I also share this honor with the many others who contribute to Crowleys success on a daily basis: — Labor, including: the SIU, AMO, MMP, MEBA,and IBU, whose members crew our US flag vessels, and the SIU, Teamsters, and ILA, who so capably provide us with superb stevedoring services.
They are all part of the Crowley team and we appreciate our partnership with them in building a strong company and dealing with the issues that our industry faces. By working together like this we have been able to pursue mutually beneficial business opportunities that otherwise would not have been possible. And by mutually beneficial, I mean we created jobs for our employees and made profits to reinvest in the business. For that, I salute all of you.
As far as Crowley Maritime is concerned, I dont have a crystal ball so I really dont know whats in store. What I do know is that we have built a lot more than just tugs, barges, ships and terminals over the years. We have built a culture within our company that is unmatched in the industry.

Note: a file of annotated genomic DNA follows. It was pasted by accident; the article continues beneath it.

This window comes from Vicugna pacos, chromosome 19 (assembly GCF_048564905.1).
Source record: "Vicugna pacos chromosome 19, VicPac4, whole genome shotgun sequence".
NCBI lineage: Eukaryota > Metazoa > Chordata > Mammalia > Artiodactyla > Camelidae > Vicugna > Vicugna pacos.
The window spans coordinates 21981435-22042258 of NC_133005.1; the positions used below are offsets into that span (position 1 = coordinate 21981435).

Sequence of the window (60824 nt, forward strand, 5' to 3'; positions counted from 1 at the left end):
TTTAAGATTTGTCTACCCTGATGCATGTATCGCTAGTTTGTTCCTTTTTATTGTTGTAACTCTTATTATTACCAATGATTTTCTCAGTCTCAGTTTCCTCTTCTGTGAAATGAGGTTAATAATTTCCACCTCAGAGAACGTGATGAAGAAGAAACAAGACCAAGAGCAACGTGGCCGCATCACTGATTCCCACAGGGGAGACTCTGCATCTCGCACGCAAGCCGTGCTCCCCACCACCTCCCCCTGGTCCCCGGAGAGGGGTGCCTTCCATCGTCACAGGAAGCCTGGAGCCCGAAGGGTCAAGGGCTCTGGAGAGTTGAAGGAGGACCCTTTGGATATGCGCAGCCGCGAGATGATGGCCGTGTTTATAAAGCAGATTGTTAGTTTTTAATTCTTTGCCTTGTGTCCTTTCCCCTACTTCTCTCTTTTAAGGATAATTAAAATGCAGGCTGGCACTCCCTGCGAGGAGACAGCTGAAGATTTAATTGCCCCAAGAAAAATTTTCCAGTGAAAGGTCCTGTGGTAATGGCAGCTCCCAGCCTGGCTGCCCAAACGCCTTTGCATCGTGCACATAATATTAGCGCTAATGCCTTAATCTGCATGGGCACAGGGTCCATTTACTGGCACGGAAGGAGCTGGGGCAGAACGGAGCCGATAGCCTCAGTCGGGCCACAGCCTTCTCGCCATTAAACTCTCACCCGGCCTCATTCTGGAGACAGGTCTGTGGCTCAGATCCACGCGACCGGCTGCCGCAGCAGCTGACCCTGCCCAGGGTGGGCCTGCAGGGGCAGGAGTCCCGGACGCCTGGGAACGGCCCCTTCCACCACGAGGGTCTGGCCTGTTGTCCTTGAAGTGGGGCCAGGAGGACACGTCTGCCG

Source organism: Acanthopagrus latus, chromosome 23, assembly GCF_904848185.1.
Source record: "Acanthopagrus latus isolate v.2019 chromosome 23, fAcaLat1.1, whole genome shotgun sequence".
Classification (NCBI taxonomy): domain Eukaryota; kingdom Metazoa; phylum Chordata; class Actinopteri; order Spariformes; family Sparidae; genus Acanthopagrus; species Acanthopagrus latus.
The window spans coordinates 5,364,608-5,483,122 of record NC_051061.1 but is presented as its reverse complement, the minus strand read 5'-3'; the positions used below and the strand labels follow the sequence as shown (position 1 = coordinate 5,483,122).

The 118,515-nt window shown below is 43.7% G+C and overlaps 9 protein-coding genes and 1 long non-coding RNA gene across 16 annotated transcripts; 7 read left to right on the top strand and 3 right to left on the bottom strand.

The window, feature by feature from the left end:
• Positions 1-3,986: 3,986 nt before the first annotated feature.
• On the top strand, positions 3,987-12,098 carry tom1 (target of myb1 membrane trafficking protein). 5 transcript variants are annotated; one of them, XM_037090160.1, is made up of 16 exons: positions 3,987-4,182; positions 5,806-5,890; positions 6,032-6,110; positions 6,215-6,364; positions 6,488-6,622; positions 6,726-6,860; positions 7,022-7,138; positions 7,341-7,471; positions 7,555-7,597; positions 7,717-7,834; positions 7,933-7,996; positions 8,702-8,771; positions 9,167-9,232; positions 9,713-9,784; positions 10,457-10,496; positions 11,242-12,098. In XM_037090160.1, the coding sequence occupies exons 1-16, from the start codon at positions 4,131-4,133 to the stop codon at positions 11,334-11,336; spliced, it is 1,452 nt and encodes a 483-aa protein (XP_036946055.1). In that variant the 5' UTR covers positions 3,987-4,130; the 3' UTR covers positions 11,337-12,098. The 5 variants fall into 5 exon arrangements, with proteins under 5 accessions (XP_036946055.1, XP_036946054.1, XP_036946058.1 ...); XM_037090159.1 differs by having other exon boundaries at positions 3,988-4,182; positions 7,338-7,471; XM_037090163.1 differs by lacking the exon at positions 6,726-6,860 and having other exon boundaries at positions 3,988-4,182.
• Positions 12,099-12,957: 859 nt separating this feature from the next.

We start with making long term decisions with everything we do we are going to be around at least another 100 years.
Next we approach all of our relationships with high ethical standards. Whether it is with our customers, our vendors, our employees, or our competition. We are true to our word.
If the first two are not tough enough in this business, the next one sure is. That is profit. I do not know what it is about this industry, but we do a great job passing along cost savings to our customers and leave very little for reinvestment in the business. As challenging as that may be, our company is focusing its efforts in areas where we deliver true value to our customers and where we can earn profits. And then most importantly, we reinvest those profits back into our business.
I think that the real key to our business is providing value to our customer. If we are doing the same thing our competition is doing at the same cost or more, we are in big trouble. We must differentiate ourselves and prove to the customer they are getting more value using Crowley.
We have a team of people here with us tonight that prove this day in and day out. We run a tug and barge service once a week from NJ to San Juan Puerto Rico competing with a ships making the same run with shorter transit time. And we are very successful at it. How?
Fantastic customer service
The most efficient ro/ro terminals in the world
A pro active, customer focused sales team